Four new robots designed to enhance fan engagement and assist athletes and officials at next year’s Tokyo 2020 Olympic Games have been unveiled by organisers.

Olympic partner Toyota Motor Corporation, which has been leading the Tokyo 2020 Robot Project, has developed a fleet of robots based on Olympic mascots Miraitowa and Someity to welcome visitors. The technology company has also created a Field Support Robot (see the video below) that will assist in officiating and operating athletics competitions, and a T-HR3 Humanoid robot and a T-TR1 virtual mobility robot that will give people that are physically unable to be present at Games-related locations a chance to virtually attend.

Organisers said that other new robots being deployed as part of the Tokyo 2020 Robot Project – which was announced in March – will be introduced in due course.

“The Tokyo 2020 Robot project aims to ensure the Tokyo 2020 Games will be the most innovative ever, with the new robots expected to provide visiting fans and those watching remotely with an experience they are unlikely to forget,” said a Tokyo 2020 spokesperson.

The Mascot robots will welcome athletes and guests at Games venues and other locations with human-like movements such as shaking hands and waving, and with a variety of facial expressions.

Cameras mounted on the robots’ foreheads will allow them to recognise when people are nearby and to react to them.

“Tokyo 2020 and Toyota are additionally discussing a number of ways for the Mascot robots to make it easier and more enjoyable for children to experience the Games,” a spokesperson said.

The T-HR3 Humanoid robot will transmit sounds and images from Games locations to partner robots at remote locations. The T-TR1 virtual mobility robot will be equipped with a camera atop a large, almost life-size display. By projecting an image of a user from a remote location, the robot will help that person feel more physically present at the robot’s location.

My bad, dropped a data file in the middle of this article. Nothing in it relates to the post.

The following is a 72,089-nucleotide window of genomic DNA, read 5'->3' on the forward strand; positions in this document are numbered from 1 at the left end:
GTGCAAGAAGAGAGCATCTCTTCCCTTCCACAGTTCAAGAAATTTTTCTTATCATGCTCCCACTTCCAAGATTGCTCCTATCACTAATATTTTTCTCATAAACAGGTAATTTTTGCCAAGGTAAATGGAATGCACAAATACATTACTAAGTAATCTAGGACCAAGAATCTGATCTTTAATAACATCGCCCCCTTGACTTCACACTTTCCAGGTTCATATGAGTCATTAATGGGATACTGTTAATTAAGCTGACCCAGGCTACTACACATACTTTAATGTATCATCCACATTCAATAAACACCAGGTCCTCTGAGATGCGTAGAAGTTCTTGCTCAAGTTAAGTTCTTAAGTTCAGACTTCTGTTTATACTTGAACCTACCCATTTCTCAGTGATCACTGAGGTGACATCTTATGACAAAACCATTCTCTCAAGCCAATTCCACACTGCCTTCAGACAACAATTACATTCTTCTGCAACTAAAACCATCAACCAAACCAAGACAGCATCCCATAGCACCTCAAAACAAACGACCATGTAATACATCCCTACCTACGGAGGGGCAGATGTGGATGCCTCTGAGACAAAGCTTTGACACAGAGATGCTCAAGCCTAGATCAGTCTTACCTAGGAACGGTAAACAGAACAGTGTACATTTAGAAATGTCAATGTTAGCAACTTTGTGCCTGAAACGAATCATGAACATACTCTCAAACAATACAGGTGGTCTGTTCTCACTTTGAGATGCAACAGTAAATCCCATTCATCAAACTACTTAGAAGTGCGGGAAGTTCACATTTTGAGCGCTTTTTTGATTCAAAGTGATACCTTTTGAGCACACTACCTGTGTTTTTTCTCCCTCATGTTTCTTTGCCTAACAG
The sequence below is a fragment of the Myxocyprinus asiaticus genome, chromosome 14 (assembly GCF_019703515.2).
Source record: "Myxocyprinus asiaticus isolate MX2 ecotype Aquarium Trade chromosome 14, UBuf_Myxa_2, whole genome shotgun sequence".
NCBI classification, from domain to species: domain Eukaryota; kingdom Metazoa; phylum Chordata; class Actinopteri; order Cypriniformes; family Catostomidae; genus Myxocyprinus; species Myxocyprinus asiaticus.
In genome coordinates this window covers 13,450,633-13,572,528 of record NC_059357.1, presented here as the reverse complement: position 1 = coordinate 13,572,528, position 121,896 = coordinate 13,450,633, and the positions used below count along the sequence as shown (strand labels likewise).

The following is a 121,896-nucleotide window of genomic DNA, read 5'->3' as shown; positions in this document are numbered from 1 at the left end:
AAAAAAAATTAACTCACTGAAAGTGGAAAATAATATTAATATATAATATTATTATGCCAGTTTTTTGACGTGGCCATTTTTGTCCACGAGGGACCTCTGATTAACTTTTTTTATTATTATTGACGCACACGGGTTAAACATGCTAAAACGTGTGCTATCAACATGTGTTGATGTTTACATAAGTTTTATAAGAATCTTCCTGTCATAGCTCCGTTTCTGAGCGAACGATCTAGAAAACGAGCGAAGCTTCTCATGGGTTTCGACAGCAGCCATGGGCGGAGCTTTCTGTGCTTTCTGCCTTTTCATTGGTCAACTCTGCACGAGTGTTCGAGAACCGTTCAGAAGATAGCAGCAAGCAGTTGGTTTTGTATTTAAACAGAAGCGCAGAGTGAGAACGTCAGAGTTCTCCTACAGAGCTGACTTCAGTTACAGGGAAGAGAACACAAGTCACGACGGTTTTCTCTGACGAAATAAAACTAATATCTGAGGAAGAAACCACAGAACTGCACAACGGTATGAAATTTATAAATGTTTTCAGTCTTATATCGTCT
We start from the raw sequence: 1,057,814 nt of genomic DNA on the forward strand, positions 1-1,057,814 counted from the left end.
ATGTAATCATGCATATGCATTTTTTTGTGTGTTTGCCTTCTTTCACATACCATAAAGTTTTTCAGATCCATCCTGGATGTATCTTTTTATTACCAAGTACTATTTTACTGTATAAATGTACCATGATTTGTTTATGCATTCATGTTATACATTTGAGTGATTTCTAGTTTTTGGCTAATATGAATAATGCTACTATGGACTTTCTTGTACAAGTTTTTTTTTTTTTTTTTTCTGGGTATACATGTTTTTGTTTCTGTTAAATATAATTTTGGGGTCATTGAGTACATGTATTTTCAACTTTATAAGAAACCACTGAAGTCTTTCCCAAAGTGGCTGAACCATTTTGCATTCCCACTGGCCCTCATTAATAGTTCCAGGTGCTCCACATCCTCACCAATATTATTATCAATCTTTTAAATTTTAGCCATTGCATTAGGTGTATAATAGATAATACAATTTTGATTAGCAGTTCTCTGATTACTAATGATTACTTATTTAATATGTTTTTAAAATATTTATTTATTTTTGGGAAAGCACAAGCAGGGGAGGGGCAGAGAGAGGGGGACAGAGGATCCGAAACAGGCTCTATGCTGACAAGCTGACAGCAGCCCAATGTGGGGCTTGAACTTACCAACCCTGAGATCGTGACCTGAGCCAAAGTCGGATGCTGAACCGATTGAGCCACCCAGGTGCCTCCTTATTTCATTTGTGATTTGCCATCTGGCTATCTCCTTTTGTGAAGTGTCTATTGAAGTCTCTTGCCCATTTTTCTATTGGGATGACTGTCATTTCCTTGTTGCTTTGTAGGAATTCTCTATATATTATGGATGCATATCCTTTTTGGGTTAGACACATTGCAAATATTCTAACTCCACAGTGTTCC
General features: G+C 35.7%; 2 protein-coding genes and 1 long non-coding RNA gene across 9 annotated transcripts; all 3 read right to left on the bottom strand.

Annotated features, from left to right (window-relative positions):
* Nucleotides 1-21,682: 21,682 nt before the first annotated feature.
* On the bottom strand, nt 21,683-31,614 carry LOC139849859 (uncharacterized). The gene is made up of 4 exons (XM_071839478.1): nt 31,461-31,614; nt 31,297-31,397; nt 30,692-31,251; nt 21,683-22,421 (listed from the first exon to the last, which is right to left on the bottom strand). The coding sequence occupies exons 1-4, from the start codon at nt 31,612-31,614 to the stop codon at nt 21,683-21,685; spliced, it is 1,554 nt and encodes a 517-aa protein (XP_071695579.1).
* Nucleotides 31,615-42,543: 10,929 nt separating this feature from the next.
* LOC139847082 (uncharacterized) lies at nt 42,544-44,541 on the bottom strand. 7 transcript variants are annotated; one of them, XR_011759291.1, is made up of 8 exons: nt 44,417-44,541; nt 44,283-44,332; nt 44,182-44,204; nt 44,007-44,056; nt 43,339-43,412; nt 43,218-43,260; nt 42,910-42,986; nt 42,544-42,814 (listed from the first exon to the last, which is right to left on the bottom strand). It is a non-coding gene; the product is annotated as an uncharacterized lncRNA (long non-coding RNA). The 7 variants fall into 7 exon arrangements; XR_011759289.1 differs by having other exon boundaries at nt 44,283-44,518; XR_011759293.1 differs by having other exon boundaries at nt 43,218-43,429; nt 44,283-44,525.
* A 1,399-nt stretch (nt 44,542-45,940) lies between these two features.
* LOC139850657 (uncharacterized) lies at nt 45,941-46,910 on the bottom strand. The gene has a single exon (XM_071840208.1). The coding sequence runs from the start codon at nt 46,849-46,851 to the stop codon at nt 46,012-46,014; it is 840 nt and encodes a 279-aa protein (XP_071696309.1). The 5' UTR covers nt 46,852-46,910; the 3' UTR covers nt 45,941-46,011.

Speaking about these three robots the spokesperson said: “The robot project will help realise one of Tokyo 2020’s core visions – ‘Unity in Diversity’ – aiming to foster a welcoming environment for all athletes, visitors and those unable to attend venues who want to experience the Games remotely at other locations in Japan.”

Finally, the Field Support Robot will be equipped with automatic driving functionality that will allow it to assist at throwing events at the Olympic Stadium. The robots will determine the optimal path to follow when retrieving items such as hammers or javelins thrown by athletes, guiding staff along paths that avoid obstacles.

“It will help reduce the amount of time needed to retrieve items as well as reduce the amount of human support required at events. Tokyo 2020 and Toyota will be working with the International Association of Athletics Federations in developing the FSR for the Tokyo 2020 Games,” the spokesperson said.

The Tokyo 2020 Robot Project brings together experts in the field of robotics, and is supported by Japan’s Cabinet Secretariat, the Ministry of Education, Culture, Sports, Science and Technology, the Ministry of Economy, Trade and Industry, the Tokyo Metropolitan Government, Panasonic, Toyota, and Tokyo 2020.

The first robot to be announced in March was the Human Support Robot and Delivery Support Robot developed by Toyota that will provide assistance to spectators in wheelchairs at the Olympic Stadium by carrying food and other goods, guide people to their seats, and provide event information.

Images: Toyota Motor Corporation